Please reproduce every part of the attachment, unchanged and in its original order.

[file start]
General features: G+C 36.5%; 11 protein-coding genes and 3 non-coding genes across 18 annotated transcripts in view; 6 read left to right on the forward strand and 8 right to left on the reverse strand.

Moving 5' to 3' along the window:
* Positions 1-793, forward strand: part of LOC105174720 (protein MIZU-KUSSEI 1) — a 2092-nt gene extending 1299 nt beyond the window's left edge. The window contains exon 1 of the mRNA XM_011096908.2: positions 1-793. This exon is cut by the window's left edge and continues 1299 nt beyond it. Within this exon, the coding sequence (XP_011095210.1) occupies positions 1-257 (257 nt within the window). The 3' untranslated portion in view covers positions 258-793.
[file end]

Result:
General features: G+C 36.5%; 11 protein-coding genes and 3 non-coding genes across 18 annotated transcripts in view; 6 read left to right on the forward strand and 8 right to left on the reverse strand.

Moving 5' to 3' along the window:
* Positions 1-793, forward strand: part of LOC105174720 (protein MIZU-KUSSEI 1) — a 2092-nt gene extending 1299 nt beyond the window's left edge. The window contains exon 1 of the mRNA XM_011096908.2: positions 1-793. This exon is cut by the window's left edge and continues 1299 nt beyond it. Within this exon, the coding sequence (XP_011095210.1) occupies positions 1-257 (257 nt within the window). The 3' untranslated portion in view covers positions 258-793.